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On December 3 and 4, 1996, tape manipulator and sound collagist Phil Milstein got together with Sonic Youth guitarist, singer, and songwriter Thurston Moore to take a musical trip. They didn’t physically travel far to record their two duets, one at the Iron Morse Music Hall in Northampton, MA and the other at The Middle East in Cambridge, MA. But what they created might help send a listener to the inner or outer limits.
Their recordings stand as the ultimate in “Anti-Pop” music: There are no 3-4 minute chart-friendly singles, no twenty-something starlets singing passages from their diary, no breaks featuring this month’s hot rap star. What you do have is two middle-aged dudes who recorded two very long tracks (Vol. 1 is 42 minutes long and Vol. 2 is 44 minutes) that set aside verses and hooks in favor of an approach similar to drone and noise music, something they’ve both been doing for decades.
Moore layers his guitar improvisations and effects over Milstein’s found-object sound structures as musical themes and ideas drift by like clouds. Their interactions are not unlike what jazz musicians do when they improvise, listening and responding to each other through the sounds they make.
Both volumes of this 2-record set are the kind of music where you can put your headphones on, press “play,” and lose track of time for a while. It’s good stuff if you need to add some active yet low-key abstraction to your life.
[photos by Jim Kirkhoff]
Music fans had a blast at Saturday Audio Exchange listening to John Coltrane’s A Love Supreme. The gathering was part of the worldwide series Classic Album Sundays, where people gather in cities from Oslo to Miami to listen to and appreciate the same album.
Saturday Audio Exchange will be Chicago’s host for the next CAS session on Sunday, March 25th, where the spotlight album will be The Velvet Underground and Nico!
By Josh Friedberg
Alison Krauss has been recording bluegrass, country, and pop since she was a teenager, and her 1995 compilation, Now That I’ve Found You: A Collection, first exposed her to a mass audience years before her appearance on the smash soundtrack to the Coen brothers’ movie O Brother, Where Art Thou?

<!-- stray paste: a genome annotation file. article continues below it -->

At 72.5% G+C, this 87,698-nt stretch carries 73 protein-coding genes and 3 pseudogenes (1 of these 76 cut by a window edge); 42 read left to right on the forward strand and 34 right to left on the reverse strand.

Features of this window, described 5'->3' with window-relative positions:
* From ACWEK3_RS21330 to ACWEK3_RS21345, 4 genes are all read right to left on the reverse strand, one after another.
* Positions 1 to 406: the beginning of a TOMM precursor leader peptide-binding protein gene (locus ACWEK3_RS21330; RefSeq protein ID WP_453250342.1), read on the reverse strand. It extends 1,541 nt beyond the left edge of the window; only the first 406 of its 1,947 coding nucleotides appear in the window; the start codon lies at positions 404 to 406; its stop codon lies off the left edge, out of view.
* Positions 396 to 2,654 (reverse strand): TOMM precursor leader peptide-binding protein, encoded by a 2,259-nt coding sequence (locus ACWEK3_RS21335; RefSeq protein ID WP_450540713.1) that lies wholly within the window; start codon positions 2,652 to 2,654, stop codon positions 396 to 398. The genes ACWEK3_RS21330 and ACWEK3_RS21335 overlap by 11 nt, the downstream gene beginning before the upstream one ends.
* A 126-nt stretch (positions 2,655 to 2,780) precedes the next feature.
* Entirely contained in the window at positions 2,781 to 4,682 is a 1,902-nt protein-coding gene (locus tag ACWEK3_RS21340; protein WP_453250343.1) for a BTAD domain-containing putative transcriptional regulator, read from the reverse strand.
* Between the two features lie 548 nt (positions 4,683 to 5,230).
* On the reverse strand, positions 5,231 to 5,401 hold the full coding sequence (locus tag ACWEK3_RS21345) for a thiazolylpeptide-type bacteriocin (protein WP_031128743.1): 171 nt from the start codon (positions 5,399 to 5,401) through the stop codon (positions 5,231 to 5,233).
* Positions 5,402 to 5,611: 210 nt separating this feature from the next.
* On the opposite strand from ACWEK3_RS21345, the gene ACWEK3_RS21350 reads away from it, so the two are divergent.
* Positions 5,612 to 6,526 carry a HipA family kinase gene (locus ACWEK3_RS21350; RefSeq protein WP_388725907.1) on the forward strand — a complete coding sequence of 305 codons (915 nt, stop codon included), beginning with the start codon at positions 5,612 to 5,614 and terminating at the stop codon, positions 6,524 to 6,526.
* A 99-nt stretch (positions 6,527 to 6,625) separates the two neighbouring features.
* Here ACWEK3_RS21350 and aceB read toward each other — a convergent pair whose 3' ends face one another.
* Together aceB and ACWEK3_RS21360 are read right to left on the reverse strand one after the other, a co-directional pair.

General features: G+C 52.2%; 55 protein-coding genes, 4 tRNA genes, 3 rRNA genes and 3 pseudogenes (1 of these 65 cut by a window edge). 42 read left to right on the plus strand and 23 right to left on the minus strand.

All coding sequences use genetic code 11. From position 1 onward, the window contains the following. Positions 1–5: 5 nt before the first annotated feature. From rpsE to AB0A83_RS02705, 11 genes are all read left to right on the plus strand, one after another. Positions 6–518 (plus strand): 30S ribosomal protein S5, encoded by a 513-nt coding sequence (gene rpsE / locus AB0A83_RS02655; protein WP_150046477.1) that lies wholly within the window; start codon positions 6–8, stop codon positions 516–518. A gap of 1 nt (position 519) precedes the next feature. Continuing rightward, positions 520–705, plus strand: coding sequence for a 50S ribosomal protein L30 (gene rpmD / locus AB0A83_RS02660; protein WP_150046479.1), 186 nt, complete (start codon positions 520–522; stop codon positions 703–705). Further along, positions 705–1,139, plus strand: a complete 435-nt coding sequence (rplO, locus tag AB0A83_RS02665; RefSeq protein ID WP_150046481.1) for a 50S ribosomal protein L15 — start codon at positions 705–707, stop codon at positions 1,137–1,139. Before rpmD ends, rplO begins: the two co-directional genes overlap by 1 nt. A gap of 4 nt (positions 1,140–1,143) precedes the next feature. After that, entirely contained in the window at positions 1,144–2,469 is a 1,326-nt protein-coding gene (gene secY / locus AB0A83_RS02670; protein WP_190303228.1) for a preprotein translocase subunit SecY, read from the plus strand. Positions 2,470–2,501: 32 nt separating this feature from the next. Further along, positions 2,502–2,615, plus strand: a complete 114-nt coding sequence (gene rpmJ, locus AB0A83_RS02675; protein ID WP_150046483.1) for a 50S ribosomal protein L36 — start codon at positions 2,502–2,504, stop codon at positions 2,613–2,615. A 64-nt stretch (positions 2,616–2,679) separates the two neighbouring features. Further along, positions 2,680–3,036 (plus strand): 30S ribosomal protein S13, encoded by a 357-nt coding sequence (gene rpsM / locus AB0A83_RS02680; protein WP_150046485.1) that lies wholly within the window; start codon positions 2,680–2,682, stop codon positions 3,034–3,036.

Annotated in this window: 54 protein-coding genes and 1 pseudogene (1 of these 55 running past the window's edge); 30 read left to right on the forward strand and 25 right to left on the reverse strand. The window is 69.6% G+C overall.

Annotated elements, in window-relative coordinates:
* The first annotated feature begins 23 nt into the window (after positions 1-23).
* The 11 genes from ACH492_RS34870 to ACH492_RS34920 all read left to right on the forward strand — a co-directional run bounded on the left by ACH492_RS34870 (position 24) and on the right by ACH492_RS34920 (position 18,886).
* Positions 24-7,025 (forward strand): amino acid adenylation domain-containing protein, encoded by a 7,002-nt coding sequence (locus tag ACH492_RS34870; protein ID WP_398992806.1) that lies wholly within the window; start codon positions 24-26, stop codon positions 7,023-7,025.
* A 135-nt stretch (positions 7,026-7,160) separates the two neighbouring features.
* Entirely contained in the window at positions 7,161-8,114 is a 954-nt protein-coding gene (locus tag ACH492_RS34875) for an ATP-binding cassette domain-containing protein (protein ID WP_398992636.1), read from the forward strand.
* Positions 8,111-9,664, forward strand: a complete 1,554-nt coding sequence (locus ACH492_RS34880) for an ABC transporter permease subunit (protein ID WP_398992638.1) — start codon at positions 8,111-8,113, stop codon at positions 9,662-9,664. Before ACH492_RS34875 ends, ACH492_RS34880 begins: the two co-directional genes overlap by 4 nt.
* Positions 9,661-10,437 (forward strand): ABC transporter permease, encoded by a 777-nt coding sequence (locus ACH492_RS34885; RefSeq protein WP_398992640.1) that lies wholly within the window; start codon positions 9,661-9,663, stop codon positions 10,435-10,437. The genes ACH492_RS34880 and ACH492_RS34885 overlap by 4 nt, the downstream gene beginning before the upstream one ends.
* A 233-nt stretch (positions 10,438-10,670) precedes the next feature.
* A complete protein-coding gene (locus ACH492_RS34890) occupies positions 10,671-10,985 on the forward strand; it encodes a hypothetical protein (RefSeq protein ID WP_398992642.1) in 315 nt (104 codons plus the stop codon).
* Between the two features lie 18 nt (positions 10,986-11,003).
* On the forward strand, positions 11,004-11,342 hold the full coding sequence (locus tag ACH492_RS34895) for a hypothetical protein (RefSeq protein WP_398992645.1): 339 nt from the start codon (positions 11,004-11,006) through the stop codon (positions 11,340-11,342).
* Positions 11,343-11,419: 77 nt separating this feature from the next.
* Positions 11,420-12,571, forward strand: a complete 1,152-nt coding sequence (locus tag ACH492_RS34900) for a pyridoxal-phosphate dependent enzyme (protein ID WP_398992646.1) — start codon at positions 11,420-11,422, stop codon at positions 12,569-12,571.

For millions of country fans, including my mother, Now That I’ve Found You introduced them to one of the most beautiful voices of the last generation. I heard this album when I was a kid, and I was drawn to the quiet, largely acoustic sound, which reminded me of a variation on the ‘60s folk in my parents’ record collection.
Hearing it now after seeing the CD at a library, I’m amazed at how well it holds up. I’ve generally enjoyed this collection more than the O Brother, Where Art Thou? soundtrack, despite Krauss’s excellent contributions on that album. Now That I’ve Found You is gorgeous and intimate, containing moments of both older and more contemporary styles.
[Introducing Fourth Wall, a new CHIRP Radio series featuring discussions about movies and other things worth talking about. The first conversation is by CHIRP Radio volunteers Clarence Ewing (listen to his radio show on Sundays form 2pm-4pm Central Time) and Kevin Fullam (film blogger and podcaster extraordinarie).]
CE: Hello, Kevin! Here it is, our new series where we’re going to talk about the movies. Many thanks for conceiving of this idea. I feel like, in our own small way, we can carry on in the Chicago tradition of Siskel and Ebert and, through conversation and kicking around ideas, gain some insight into a subject we enjoy.
I thought we could start things off by talking about movies in general. There was a time when I was almost as obsessed with movies as I was (and still am) with music. I even got THIS CLOSE to getting my own film production company off the ground a bunch of years ago. It fell apart like most startups with no money tend to do, but I learned some valuable lessons from the experience, as well as an appreciation for how hard it is to finance and make even the smallest, lowest-budget project.